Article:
In the ELD curriculum
frameworks chapter four, there were five themes discussed in the reading and
they include: Meaning Making, Language Development, Effective Expression,
Content Knowledge, and Foundational Skills. In the meaning making theme, 2nd
graders are said to demonstrate increasing independence in gaining meaning from
the texts they read. Their readings should be selected with their interests in
mind, as well as relating with other curricula (social studies, science etc.)
The readings should be selected at the grade level of the students, but there
should also be readings which are more challenging to the readers to give them
the opportunity for growth. The teachers use the readings in conjunction with
strategies to facilitate literal and inferential comprehension. Teacher should
encourage discussion among peers, for meaning making purposes. The teacher
should pose text-dependent questions that include but are not limited to:
progressions in ideas, nuances in language, examining text organization,
identify purpose of text using evidence from the text. Lastly, students should
revise written work with information from their teacher and peers.

In grade two, students
are taught to describe how words and phrases supply rhythm and meaning to a
story/song/poem. This is taught by stressing the importance of word choice, and
using strategies like; sentence level context cues, determine meaning of a word
using known prefixes, using root words as clues, using meanings of individual
words to help determine the meaning of a compound words. In the second grade,
students will begin to use dictionaries and glossaries in order to determine
the precise meaning of words and opportunities to use new vocabulary.  In other words, 2nd graders should
have many opportunities available for them to use language with both adults and
peers and learn to compare formal and informal uses of English.

Effective expression in
grade two is accomplished by helping students to become increasingly skilled at
expressing themselves through writing, discussions, and presentations.  Students at this level focus on the meaning
and messages in texts, and learn to use grade level language conventions. The
goal in writing is to advance their ability to express their thoughts and
knowledge skillfully. Children continue to learn that writing is a meaningful
act and they continue to learn about the learning process. Second graders
continue to work on their discussion skills and are given frequent
opportunities to converse about grade level texts. Prior to the second grade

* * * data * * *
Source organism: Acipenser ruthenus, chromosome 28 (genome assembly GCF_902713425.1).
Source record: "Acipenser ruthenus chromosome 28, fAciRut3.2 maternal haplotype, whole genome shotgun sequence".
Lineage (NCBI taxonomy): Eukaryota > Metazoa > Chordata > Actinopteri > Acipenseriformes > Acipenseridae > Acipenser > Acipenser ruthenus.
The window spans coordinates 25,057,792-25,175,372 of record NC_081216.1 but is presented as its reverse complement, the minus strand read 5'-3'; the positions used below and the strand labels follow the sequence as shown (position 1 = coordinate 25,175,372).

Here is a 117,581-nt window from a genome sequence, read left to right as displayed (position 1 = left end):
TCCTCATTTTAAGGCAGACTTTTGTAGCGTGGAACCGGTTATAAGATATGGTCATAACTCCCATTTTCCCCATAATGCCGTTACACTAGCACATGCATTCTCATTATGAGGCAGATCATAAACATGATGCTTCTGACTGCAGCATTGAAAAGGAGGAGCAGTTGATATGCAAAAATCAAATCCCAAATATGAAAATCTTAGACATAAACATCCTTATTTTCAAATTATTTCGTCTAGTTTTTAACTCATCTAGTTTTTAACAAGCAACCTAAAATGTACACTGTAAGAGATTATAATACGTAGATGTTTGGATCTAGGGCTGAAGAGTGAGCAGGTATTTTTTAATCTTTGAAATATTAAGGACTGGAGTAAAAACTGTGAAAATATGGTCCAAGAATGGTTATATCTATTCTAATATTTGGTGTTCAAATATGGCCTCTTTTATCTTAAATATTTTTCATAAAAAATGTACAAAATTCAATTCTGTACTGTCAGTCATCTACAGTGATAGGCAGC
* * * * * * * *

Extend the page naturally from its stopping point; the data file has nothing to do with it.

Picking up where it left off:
students present in show and tell format or recite songs/poems. In the 2nd
grade, students begin to write their own narratives to present that include a
logical sequence, details and a conclusion. Students in the second grade use
language conventions to communicate effectively in speaking and writing. The
two language conventions used to communicate effectively in the second grade
are grammar usage in speaking and writing and capitalization, punctuation, and
spelling in writing.

Content knowledge is
expanded in the second grade because students are becoming more independent
readers and are free to read about the content of their choice. Teachers should
have an independent reading program where students can pick out books that
pique their interest. Students are learning about the world around them and it
is important to have students to write about what they read on a daily basis,
discuss and ask text-dependent questions. In addition, teachers must provide
meaningful hands on learning activities for students to expand on the concepts
from the lesson.

Foundational skills
that second graders continue to develop are phonics, word recognition skills, and
fluency with grade level text. Techniques for decoding words start with less
complex to more complex methods for decoding individual words. Activities can
include putting words together using sounds/letters and moving them around to
make a word. The teacher could pronounce a target word clearly, give students a
group of letters and have them arrange them into the correct order based on
their sound letter relationship. It is important to give students as much
exposure to letter combinations which are more unusual /ch/ sounds for example,
where the sound of the /c/ or the /h/ are not evident in the pronunciation when
the letters are combined to form words like /choose/ etc. The more students are
exposed to certain combinations of sounds they will start to remember the
patterns and apply the rules to other words. The same rules can also apply to
fluency, the more exposure to words, and patterns, the more the student will
develop fluency.

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